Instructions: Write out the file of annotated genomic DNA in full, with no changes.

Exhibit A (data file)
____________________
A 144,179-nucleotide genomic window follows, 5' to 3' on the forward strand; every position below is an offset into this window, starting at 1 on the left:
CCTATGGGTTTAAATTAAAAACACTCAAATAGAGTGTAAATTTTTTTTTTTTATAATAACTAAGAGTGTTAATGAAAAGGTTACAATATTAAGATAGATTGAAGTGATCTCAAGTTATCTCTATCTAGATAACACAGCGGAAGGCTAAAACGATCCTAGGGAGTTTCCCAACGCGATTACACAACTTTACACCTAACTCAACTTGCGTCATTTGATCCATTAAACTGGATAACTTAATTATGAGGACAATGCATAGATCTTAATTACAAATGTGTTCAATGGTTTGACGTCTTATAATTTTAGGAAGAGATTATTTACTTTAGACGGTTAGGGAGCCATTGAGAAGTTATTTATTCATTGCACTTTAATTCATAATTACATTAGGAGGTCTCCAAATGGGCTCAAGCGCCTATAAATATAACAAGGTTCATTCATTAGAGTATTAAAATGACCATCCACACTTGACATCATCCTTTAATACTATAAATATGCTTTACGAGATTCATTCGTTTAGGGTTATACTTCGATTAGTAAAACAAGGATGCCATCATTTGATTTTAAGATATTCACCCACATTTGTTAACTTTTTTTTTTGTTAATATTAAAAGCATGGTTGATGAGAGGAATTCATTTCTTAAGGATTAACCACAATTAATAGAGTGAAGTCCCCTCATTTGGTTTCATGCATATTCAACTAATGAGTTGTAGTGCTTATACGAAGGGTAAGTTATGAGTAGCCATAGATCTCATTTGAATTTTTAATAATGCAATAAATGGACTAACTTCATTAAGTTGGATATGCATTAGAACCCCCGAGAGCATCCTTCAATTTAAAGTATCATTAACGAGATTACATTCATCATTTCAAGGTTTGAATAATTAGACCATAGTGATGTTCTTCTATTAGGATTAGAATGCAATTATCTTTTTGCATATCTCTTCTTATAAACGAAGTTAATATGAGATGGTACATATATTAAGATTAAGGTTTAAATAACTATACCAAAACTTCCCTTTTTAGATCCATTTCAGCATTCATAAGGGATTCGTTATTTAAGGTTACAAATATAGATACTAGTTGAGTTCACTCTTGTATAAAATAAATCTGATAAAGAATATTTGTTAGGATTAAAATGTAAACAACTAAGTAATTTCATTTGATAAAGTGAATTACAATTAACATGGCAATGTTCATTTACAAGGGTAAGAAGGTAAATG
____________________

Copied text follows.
A 144,179-nucleotide genomic window follows, 5' to 3' on the forward strand; every position below is an offset into this window, starting at 1 on the left:
CCTATGGGTTTAAATTAAAAACACTCAAATAGAGTGTAAATTTTTTTTTTTTATAATAACTAAGAGTGTTAATGAAAAGGTTACAATATTAAGATAGATTGAAGTGATCTCAAGTTATCTCTATCTAGATAACACAGCGGAAGGCTAAAACGATCCTAGGGAGTTTCCCAACGCGATTACACAACTTTACACCTAACTCAACTTGCGTCATTTGATCCATTAAACTGGATAACTTAATTATGAGGACAATGCATAGATCTTAATTACAAATGTGTTCAATGGTTTGACGTCTTATAATTTTAGGAAGAGATTATTTACTTTAGACGGTTAGGGAGCCATTGAGAAGTTATTTATTCATTGCACTTTAATTCATAATTACATTAGGAGGTCTCCAAATGGGCTCAAGCGCCTATAAATATAACAAGGTTCATTCATTAGAGTATTAAAATGACCATCCACACTTGACATCATCCTTTAATACTATAAATATGCTTTACGAGATTCATTCGTTTAGGGTTATACTTCGATTAGTAAAACAAGGATGCCATCATTTGATTTTAAGATATTCACCCACATTTGTTAACTTTTTTTTTTGTTAATATTAAAAGCATGGTTGATGAGAGGAATTCATTTCTTAAGGATTAACCACAATTAATAGAGTGAAGTCCCCTCATTTGGTTTCATGCATATTCAACTAATGAGTTGTAGTGCTTATACGAAGGGTAAGTTATGAGTAGCCATAGATCTCATTTGAATTTTTAATAATGCAATAAATGGACTAACTTCATTAAGTTGGATATGCATTAGAACCCCCGAGAGCATCCTTCAATTTAAAGTATCATTAACGAGATTACATTCATCATTTCAAGGTTTGAATAATTAGACCATAGTGATGTTCTTCTATTAGGATTAGAATGCAATTATCTTTTTGCATATCTCTTCTTATAAACGAAGTTAATATGAGATGGTACATATATTAAGATTAAGGTTTAAATAACTATACCAAAACTTCCCTTTTTAGATCCATTTCAGCATTCATAAGGGATTCGTTATTTAAGGTTACAAATATAGATACTAGTTGAGTTCACTCTTGTATAAAATAAATCTGATAAAGAATATTTGTTAGGATTAAAATGTAAACAACTAAGTAATTTCATTTGATAAAGTGAATTACAATTAACATGGCAATGTTCATTTACAAGGGTAAGAAGGTAAATG